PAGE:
What’s Black and White and Red all over? If you think the answer to this riddle is “a newspaper”, you’re showing your age. Do they even publish such a thing any more? If you said it’s a zebra with too much lipstick, you’re thinking like a nine-year-old, but you’re closer. In my world, the answer is a 3-value study for a painting.
Last fall I started a new series of paintings based on the iconic image of the Gervais Street Bridge over the Congaree River between the cities of Columbia and West Columbia, South Carolina. I have painted this bridge many times as have most other artists around Columbia. In fact, it has been painted so often, it has crossed the line from icon to cliché.
I work in a series in order to develop a consistent body of work while allowing myself room to experiment and grow. Although I find myself drawn to familiar subject matter and may accumulate several paintings of the same thing over the course of time in different mediums and styles, they don’t always work together. Working in a series is more intentional and needs to have some common elements to hold the series together.
In this case, I wanted to start a series that focused on Fauvist techniques and local subject matter. My favorite historical and contemporary Fauve artists paint their local landscapes. What ties them together is a common use of bold, subjective color and expressive brush strokes. My first thought is that if I could go to London I could paint like Derain or if I went to Taos I could paint like Alyce Frank, but I know that I don’t have the intimate knowledge of those landscapes that they have. To develop my own style, I must paint my local landscape with my own color sense.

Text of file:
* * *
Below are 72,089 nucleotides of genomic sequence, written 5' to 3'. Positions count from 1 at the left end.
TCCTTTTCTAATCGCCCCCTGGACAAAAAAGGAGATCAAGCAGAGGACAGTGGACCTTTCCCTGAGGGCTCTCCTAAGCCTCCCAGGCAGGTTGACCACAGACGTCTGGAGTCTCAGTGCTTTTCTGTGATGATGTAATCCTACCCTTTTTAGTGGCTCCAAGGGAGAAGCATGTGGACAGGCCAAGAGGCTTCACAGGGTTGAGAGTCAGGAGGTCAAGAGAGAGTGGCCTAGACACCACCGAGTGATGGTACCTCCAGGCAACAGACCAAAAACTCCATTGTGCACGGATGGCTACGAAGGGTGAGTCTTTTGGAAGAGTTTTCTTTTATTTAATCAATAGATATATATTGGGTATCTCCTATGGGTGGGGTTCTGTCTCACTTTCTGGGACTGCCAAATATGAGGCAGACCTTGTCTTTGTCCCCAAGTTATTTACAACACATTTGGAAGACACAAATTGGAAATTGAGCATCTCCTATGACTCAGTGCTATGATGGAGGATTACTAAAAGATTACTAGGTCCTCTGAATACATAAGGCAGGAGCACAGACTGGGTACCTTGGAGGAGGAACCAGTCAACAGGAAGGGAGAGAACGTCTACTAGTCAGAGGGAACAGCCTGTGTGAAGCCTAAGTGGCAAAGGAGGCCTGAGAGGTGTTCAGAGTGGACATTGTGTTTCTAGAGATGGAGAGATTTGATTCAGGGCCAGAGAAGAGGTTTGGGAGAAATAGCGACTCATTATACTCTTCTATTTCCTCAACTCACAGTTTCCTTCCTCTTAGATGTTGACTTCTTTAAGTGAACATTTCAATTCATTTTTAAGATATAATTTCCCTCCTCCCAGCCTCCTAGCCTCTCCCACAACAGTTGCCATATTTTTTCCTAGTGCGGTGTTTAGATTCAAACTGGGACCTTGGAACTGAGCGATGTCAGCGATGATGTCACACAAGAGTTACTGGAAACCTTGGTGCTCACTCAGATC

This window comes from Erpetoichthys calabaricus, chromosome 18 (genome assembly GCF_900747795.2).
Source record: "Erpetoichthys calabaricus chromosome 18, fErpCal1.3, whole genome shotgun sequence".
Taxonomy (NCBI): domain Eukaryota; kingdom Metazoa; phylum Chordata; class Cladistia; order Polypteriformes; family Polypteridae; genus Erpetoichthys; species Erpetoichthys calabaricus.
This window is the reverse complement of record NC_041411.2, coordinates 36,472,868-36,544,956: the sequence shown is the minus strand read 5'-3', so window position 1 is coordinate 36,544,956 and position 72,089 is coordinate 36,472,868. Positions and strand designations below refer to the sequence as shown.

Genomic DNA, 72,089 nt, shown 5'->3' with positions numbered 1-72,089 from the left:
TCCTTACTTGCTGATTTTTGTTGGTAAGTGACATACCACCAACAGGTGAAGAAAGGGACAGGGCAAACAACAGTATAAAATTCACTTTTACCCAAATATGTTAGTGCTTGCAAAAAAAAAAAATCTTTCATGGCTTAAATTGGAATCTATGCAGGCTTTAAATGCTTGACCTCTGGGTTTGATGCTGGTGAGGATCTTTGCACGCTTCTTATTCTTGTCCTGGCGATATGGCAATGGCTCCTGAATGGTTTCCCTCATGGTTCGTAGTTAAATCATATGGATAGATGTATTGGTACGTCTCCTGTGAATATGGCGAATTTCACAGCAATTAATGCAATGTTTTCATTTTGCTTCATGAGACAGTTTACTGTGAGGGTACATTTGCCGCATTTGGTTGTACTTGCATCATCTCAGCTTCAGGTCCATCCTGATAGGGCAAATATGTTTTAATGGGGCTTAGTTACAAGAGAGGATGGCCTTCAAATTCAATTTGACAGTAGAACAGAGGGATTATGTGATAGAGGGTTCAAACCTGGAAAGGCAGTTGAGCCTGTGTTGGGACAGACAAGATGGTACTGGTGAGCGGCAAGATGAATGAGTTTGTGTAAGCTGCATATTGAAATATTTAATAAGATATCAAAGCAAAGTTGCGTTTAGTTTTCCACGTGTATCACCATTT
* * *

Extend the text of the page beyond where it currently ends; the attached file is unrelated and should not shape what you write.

So that brings me back to Columbia. I decided to start with the Gervais Street Bridge and the Riverwalk because it is so familiar. I challenged myself to see it in new ways. I also established some additional parameters to tie the series together. I’m using acrylic paints on gallery wrap canvas in a square format prepared with red gesso. As I started to make studies for the paintings, I found that a good way to make a value sketch was to use black and white gesso for the light and dark values, leaving the red gesso as the middle value. Sometimes I left this as a study and sometimes I used it as an under painting and applied colors on top of it.
As the series developed, I changed the perspective, colors, and style. You will see the changes in the coming weeks. I’m still working on the series and looking for ways to push the boundaries. My next challenge is to figure out when the series is finished.